Editore"s Note
Tilting at Windmills

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March 10, 2006
By: Ogged

Filling The Gap

Insightful commenter "nut" writes,

This is a remarkable moment.

Amy writes a column without mentioning basketball or exhorting Democrats to be religious nuts.

We can't have that. Over at the great basketball blog, True Hoop, Henry Abbott notes the political contributions of several NBA players and owners. Unsurprisingly, 100% of the unlovable Karl Malone's contributions have gone to Republicans. Good guys Michael Jordan and Charles Barkley, on the other hand, have given only to Democrats. What's genuinely surprising is that NBA Commissioner David Stern has contributed nearly $800,000 exclusively to Democrats. I'm just musing here, but if the Commish is so interested in politics, why not draft him to run for office? He's savvy and likable, he's managed a fantastically successful, racially integrated enterprise, and Jordan and Barkley could stump for him. Why not?

More: In comments, Mark Schmitt mentions Adonal Foyle, and, in all seriousness, Foyle is the model of an athlete who uses his position to make a difference in politics.

Ogged 1:39 PM Permalink | Trackbacks | Comments (53)

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Comments

don't stroke the nut!

Posted by: cleek on March 10, 2006 at 1:43 PM | PERMALINK

Jesus (pronounced Heyzeus) Kevin. Who the hell is this guy/gal? I realize it is Friday and you're going on vacation. But you've got no better B-teamers than this? At least put Amy in charge. We're at least able abuse her on matters of substance. If I want to opine about the NBA, I'll find some retarded sports blog.

Posted by: Jeff II on March 10, 2006 at 1:45 PM | PERMALINK

Ogged, why are you ignoring WM house style?

Posted by: David Weman on March 10, 2006 at 1:47 PM | PERMALINK

-gg-d, I think you've found your niche.

Posted by: The Modesto Kid on March 10, 2006 at 1:47 PM | PERMALINK

Jeff II strikes a blow for higher discourse! Excelsior!

Posted by: neil on March 10, 2006 at 1:47 PM | PERMALINK

Jeez, basketball was invented by a Candian socialist, everyone knows that.

Posted by: Matt on March 10, 2006 at 1:50 PM | PERMALINK

Dems could use some star power; I like the idea. And Jordan just may be tired enough of complaints that he does too little socially positive activisim with his fame to actually campaign a little. (Though maybe not if it takes time away from his biking.)

Posted by: Michael R on March 10, 2006 at 1:52 PM | PERMALINK

I think a clear majority of Kevin's readers would be grateful if he got rid of comments.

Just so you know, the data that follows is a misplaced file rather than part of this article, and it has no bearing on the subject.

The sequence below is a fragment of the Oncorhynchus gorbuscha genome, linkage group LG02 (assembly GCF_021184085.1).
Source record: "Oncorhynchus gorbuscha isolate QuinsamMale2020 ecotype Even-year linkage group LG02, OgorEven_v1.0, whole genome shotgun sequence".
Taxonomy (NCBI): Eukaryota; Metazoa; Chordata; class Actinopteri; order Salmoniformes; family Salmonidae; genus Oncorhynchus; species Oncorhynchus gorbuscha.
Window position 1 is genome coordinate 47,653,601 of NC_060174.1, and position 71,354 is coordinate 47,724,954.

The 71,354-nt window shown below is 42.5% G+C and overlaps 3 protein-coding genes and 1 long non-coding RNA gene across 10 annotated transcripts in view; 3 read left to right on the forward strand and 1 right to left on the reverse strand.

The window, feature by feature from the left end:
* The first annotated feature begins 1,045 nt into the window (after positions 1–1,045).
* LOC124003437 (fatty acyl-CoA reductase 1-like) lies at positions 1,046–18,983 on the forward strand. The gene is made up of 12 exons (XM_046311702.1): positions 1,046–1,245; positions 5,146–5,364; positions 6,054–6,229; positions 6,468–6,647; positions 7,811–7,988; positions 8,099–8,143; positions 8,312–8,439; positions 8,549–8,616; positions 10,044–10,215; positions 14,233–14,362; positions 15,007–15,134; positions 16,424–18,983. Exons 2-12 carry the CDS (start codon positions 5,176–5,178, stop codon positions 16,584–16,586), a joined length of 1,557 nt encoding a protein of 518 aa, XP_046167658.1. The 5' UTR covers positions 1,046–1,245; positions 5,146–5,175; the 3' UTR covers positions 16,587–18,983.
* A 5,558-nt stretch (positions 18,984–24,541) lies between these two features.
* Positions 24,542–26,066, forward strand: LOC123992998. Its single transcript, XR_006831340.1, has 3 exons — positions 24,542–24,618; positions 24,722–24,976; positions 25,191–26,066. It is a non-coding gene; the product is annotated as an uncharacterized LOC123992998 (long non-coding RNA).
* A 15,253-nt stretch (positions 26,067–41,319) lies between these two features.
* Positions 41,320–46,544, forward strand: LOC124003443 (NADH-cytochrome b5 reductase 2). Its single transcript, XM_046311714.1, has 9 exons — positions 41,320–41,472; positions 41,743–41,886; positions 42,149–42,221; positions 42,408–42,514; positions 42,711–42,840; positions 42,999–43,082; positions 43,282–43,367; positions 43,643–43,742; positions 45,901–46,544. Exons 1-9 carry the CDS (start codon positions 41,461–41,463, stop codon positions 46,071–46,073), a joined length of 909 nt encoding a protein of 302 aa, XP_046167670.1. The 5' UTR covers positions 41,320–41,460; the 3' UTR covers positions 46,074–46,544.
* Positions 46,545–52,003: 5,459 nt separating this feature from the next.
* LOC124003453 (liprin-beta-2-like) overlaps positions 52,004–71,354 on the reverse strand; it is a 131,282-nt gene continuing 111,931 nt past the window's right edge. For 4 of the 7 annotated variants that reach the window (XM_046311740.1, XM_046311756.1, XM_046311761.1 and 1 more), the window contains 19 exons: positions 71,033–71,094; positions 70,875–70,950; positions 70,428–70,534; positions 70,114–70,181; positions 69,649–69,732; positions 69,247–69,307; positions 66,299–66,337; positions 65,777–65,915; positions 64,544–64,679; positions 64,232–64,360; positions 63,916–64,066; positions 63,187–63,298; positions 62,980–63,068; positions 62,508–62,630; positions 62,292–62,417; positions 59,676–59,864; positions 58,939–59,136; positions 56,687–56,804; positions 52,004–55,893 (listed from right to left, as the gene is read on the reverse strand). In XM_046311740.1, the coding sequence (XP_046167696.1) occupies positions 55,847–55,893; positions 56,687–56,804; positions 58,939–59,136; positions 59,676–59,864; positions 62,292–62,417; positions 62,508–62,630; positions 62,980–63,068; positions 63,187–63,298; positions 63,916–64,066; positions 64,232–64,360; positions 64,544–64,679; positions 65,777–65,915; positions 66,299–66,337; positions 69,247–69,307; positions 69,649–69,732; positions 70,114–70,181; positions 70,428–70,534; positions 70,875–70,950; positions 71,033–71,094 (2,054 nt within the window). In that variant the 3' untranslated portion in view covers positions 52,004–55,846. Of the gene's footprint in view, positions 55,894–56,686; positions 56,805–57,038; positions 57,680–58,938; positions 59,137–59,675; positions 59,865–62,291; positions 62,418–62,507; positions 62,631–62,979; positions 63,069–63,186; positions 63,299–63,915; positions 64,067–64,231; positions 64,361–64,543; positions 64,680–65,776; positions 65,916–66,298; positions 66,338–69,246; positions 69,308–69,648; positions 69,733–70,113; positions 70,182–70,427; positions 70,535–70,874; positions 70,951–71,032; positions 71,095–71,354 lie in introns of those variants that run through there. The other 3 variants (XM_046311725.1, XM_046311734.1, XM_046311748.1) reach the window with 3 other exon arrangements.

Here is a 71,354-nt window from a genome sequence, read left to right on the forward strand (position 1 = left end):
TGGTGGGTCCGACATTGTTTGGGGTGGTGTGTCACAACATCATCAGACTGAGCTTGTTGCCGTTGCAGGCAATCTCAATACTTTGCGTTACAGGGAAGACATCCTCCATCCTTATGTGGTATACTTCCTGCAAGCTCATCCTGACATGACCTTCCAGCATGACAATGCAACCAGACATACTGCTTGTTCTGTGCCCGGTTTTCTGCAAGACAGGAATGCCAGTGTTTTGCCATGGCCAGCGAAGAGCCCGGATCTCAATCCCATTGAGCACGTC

Posted by: David Weman on March 10, 2006 at 1:53 PM | PERMALINK

Self-hating commenters?

Posted by: Matt F on March 10, 2006 at 1:56 PM | PERMALINK

Michael Jordan is a good guy? Have you spoken to his wife lately?

Posted by: NAR on March 10, 2006 at 1:59 PM | PERMALINK

I thought Charles Barkley was Rush Limbaugh's fave. Several years ago there were rumors that Barkely was going to run for Gov as a Repub here in AL. What happened?

Posted by: Martin on March 10, 2006 at 2:00 PM | PERMALINK

The vast majority of the readers aren't commenters.

Posted by: David Weman on March 10, 2006 at 2:00 PM | PERMALINK

Yeah, I've never actually read the comments before. It's hilarious.

Posted by: FL on March 10, 2006 at 2:02 PM | PERMALINK

Why not? For the same reason that most sane people don't run for office - they'd rather lead their own lives. Plus, have you seen the lemons you have to hang around with, pretending to like?

The fact that politics is an ugly business means that we mostly get ugly people in it (and I don't mean their looks, though there's that as well).

Slightly off topic - Arnie is already running his reelection ads, and if this is the campaign, he's going down. It's laugh-out-loud stupidity. The wife and I looked at each other and just burst out laughing. Send Arnie back to the Palisades!

Posted by: craigie on March 10, 2006 at 2:03 PM | PERMALINK

And let's not neglect the NBA player who, instead of making political contributions, leads a campus movement for campaign finance reform:

http://crookedtimber.org/2006/03/08/adonal-foyle/

Posted by: Mark Schmitt on March 10, 2006 at 2:04 PM | PERMALINK

Considering the small size of the donations in question relative to these players' incomes, I don't see how you could infer much from them at all.

Posted by: Derek Copold on March 10, 2006 at 2:05 PM | PERMALINK

Martin:

Apparently, Barkley thinks the present Administration is too cozy with the Religious Right, and that the war in Iraq is a joke.

Is there any sport that is more naturally Democratic than the NBA? No! Serious integration of players, stars, coaches, management, and even ownership. Mostly under David Stern's watch. And, hey, Bill Simmons has previously endorsed the idea of a David Stern presidency, so he'd start with the SCLM on his side.

Posted by: SomeCallMeTim on March 10, 2006 at 2:06 PM | PERMALINK